Credit Card Fraud Protection Tools

The purpose of this article is to familiarize the key merchant services industry players with the main credit card fraud protection tools. Before credit card payment industry emerged, criminals physically robbed the banks. With the advance of e-commerce and online payment market bank robberies were partly “replaced” by fraudulent transactions of different types. Expansion of electronic payment industry was followed by the expansion of credit card fraud. As a result, a necessity for credit card fraud protection tools emerged. These tools are intended to minimize fraud possibility and prevent potential losses of funds, resulting from such fraud.

Some information on importance of credit card fraud protection tools in payment gateway software can be found in respective article.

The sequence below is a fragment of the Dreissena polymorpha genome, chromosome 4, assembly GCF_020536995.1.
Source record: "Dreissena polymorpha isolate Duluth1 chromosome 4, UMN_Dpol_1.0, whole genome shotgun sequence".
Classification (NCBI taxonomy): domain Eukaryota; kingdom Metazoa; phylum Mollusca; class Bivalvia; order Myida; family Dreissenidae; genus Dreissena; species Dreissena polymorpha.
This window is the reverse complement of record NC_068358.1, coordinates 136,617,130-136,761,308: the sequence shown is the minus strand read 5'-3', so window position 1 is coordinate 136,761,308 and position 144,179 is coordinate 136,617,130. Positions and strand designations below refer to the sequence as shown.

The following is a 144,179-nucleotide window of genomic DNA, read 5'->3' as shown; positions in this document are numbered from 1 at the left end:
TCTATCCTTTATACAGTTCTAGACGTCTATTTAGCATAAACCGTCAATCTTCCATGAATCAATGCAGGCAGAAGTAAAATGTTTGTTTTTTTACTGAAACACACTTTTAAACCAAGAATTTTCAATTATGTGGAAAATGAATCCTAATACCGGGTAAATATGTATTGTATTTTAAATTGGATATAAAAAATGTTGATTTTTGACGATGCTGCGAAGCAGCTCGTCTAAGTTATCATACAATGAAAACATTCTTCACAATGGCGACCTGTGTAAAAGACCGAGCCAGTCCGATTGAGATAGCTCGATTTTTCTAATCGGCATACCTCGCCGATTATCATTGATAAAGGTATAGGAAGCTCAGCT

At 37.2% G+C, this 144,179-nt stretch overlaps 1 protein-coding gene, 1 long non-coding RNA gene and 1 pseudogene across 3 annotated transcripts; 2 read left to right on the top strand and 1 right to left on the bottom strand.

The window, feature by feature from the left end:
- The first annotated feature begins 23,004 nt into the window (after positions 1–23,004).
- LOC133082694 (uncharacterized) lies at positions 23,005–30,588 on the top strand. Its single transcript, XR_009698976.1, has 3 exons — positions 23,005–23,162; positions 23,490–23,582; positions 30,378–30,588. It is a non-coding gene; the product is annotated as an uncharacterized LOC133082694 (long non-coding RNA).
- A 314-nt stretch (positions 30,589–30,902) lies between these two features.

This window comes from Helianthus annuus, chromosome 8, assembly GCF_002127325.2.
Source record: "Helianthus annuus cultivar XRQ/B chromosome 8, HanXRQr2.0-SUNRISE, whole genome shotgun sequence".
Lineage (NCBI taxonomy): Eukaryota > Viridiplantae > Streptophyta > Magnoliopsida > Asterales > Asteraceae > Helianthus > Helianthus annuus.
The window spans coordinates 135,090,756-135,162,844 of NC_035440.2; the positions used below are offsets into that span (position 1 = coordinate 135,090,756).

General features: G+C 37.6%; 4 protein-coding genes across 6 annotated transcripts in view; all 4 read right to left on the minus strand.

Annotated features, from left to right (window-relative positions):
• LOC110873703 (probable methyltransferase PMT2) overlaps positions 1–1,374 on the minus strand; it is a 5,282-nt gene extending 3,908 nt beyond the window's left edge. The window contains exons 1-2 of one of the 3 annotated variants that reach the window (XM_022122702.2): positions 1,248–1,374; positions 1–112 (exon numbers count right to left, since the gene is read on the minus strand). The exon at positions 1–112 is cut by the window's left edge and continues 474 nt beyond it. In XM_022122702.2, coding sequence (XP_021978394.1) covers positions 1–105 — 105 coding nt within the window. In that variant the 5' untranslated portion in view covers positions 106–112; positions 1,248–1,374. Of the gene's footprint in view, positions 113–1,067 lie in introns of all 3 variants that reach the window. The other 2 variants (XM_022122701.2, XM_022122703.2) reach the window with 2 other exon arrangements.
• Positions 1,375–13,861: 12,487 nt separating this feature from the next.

Here we are presenting an overview of some popular and useful credit card fraud protection techniques, arranged into several groups.

Geographical Location Based Techniques

IP Geolocation

The technique is based on pinpointing the customer by his/her IP address location. If transaction comes from a high-risk (untrustworthy) geographical location, it can be considered a risky or potentially fraudulent one.

Proxy Detection

The technique involves flagging high-risk IP addresses, suspicious proxies, as well as satellite connections serving high-risk geographies.
Some fraudsters are capable of evading IP geolocation controls by using proxies to spoof their IP addresses. Proxy detection helps to identify spoofing. Proxy Detection tools detect both anonymous and open proxies (these are compromised computers that allow traffic to be routed through them). Open proxies are often used for online credit card fraud.

Card Profile (Bank Identification Number)